The Top 25 Horror Comedy Movies

Even those who tend to shy away from horror movies can usually appreciate the ones with a sense of humor. From classics like "Young Frankenstein" to modern hits like "Shaun of the Dead," horror comedies combine chills and tension with perfectly timed laughs, making them highly entertaining. The films below will all have you screaming with laughter.

A wry British sense of humor colors every aspect of this superbly scripted and acted zombie movie, making it the funniest horror movie of all time. "Shaun" paved the way for a rash of horror-comedies in the early 21st century looking to cash in on its success, but none could touch the film's sheer brilliance.

"Ghostbusters" is the biggest horror-comedy hit of all time, and rightly so, with its iconic characters, timeless storyline, and stellar cast of comedic actors in their prime.

A pitch-perfect parody of 1930s Universal horror classics melded seamlessly with Mel Brooks' brand of vaudeville-esque comedy, pushed over the top by Marty Feldman's hilarious portrayal of hunchbacked servant Igor.

More lighthearted than the first "Evil Dead" film and less slapstick than the third, "Evil Dead 2" strikes the perfect balance between campy humor and blood-soaked scares. The film is buoyed by Bruce Campbell's star-making performance and Sam Raimi's wildly kinetic camerawork.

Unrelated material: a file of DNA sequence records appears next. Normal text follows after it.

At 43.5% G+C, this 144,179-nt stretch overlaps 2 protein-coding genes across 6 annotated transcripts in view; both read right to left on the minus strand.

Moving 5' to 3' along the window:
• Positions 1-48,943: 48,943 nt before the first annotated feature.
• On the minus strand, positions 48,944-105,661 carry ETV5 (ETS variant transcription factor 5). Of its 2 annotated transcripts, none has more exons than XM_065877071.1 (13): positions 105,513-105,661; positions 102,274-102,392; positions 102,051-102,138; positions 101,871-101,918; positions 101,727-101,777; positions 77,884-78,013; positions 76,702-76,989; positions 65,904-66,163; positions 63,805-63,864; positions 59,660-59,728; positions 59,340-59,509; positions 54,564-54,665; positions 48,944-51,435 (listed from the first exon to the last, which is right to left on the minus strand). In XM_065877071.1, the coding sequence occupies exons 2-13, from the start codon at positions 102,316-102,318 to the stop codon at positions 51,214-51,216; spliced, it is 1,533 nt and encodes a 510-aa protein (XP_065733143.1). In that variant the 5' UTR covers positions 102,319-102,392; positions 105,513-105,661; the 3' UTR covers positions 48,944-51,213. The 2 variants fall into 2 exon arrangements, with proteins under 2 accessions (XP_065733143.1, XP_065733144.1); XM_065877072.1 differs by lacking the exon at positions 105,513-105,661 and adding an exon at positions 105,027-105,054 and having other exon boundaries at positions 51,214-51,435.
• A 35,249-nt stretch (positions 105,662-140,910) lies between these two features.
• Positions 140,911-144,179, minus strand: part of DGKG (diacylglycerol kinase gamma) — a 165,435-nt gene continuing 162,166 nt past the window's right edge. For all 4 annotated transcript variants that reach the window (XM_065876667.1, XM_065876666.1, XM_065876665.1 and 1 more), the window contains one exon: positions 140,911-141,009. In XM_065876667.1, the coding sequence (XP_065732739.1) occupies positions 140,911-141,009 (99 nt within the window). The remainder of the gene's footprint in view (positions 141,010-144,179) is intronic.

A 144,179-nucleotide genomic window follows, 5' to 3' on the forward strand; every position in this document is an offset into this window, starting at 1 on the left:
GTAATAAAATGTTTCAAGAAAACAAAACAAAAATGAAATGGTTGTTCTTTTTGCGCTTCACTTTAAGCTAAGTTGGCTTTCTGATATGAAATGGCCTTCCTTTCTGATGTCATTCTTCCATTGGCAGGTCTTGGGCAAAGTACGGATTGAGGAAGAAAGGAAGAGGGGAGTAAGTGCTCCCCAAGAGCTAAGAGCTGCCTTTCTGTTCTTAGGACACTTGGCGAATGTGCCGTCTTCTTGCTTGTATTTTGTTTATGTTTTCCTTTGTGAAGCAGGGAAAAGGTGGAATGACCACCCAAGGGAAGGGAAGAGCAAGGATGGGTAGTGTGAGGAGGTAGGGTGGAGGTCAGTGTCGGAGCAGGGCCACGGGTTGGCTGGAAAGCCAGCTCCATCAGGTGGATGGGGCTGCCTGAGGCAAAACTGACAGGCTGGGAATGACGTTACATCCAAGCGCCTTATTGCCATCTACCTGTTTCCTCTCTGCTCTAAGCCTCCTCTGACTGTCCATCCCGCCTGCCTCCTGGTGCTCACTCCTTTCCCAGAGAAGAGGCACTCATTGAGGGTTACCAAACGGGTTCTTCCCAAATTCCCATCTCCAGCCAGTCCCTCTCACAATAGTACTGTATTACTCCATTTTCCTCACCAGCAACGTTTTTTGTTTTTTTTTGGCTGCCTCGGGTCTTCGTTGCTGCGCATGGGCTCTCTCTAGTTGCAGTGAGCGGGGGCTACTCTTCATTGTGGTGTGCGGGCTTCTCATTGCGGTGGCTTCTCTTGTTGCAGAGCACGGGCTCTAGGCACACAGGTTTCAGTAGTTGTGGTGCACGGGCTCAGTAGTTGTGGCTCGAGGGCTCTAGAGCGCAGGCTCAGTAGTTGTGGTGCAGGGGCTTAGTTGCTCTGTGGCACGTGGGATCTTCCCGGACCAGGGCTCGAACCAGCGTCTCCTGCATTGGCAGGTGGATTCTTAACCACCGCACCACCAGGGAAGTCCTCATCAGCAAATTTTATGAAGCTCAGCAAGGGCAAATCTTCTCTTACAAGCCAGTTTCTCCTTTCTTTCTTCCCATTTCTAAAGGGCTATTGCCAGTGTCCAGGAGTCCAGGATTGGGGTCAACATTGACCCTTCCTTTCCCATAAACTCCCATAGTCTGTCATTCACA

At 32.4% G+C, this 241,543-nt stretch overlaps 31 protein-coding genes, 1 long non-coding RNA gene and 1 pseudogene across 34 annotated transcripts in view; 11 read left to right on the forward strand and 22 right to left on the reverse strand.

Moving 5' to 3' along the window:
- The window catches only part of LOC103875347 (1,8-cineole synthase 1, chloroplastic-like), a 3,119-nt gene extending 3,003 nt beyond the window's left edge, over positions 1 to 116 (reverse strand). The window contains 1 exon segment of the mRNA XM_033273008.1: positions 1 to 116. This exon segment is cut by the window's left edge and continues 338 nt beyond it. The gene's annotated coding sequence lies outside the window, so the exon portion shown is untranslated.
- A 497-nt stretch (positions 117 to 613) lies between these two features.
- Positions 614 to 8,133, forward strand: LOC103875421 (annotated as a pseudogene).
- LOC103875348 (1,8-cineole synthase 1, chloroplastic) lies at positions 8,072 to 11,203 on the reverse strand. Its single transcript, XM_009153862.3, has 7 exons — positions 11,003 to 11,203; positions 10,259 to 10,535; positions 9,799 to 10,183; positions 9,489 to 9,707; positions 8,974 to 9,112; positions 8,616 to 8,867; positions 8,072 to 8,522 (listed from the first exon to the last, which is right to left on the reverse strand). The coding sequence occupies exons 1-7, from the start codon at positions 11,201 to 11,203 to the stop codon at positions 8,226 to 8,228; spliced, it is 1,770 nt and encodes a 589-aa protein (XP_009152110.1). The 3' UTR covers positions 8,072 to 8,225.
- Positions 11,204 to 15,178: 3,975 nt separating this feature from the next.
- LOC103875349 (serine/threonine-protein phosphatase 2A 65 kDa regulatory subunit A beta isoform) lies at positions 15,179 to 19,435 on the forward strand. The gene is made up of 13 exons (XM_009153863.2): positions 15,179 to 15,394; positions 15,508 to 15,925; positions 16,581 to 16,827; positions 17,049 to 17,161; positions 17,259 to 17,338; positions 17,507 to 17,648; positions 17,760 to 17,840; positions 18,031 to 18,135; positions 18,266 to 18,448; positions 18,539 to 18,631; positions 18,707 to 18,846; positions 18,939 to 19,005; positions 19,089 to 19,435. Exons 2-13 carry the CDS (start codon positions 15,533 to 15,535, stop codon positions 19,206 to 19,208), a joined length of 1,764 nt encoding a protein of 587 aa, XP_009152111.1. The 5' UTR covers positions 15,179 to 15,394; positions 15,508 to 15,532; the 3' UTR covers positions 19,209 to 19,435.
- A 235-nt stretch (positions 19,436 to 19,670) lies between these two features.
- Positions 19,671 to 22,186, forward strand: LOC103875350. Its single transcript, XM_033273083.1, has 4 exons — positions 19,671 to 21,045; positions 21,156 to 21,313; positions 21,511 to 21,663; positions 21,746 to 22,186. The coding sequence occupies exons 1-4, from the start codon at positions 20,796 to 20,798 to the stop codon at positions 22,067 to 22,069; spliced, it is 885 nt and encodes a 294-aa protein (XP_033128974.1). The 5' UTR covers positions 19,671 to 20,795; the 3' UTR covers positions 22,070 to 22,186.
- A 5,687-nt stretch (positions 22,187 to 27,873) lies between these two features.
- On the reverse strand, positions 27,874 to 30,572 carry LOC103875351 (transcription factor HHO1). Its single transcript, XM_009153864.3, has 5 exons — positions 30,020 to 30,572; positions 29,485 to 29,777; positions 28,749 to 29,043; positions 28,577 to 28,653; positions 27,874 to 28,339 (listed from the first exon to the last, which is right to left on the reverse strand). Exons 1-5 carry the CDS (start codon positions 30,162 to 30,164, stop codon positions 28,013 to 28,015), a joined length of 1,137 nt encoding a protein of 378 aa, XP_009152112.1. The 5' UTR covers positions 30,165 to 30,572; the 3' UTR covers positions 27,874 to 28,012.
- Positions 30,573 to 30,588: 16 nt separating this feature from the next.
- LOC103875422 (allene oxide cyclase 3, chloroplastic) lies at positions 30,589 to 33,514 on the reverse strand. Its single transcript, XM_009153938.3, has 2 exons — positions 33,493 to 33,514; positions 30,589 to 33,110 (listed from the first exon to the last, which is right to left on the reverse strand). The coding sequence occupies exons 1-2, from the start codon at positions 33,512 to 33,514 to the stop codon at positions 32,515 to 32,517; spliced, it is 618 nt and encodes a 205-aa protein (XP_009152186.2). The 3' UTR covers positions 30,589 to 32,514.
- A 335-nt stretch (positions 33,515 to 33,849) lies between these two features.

It might not be laugh-out-loud funny, but it's at least perpetual-smirk humorous, with ludicrous scenes of evil alien clowns wiping out humans with giant mallets, balloon animals, and killer shadow puppets.

This tongue-in-cheek homage to '50s monster movies will make you giggle in between squeals as you attempt to mask how creeped out you are by the thought of a giant mutant spider invasion.

In this campy sequel to the 1978 cult hit "Attack of the Killer Tomatoes," mad scientist Dr. Gangreen has found a way to transform veggies into people. That "Return of the Killer Tomatoes" is the best of the series isn't saying much, but amidst its rapid-fire, corny-and-proud-of-it jokes, quite a few actually work—including the breakdown of the fourth wall when the film runs out of money and has to resort to product placement. Plus, there's George Clooney.

Like a road trip to hell, "Dead End"'s witty dialogue captures the painfully funny dynamics of a family driving through the night on a never-ending haunted highway.

TV show "Project Greenlight"'s attempt at a genre flick, "Feast" didn't fare much better at the box office than previous winners, but it succeeded in its goal of creating a wild, wacky horror comedy that plays with the conventions of the genre.

Sure, it's a bit of a "Gremlins" knock-off (with a bit of "Terminator" to boot), but "Critters" is still an entertaining diversion. The film follows a group of porcupine-like alien fugitives as they wreak havoc on Earth, along with the bounty hunters who come to retrieve them.

In this goofy film, Santa is the muscular son of Satan who has lost a bet with an angel and must deliver presents to kids as part of his 1000-year sentence. Once the 1000 years is over, though, he's free to go back to being his old homicidal self, driving a sleigh pulled by a demonic buffalo and killing anyone who looks at him wrong.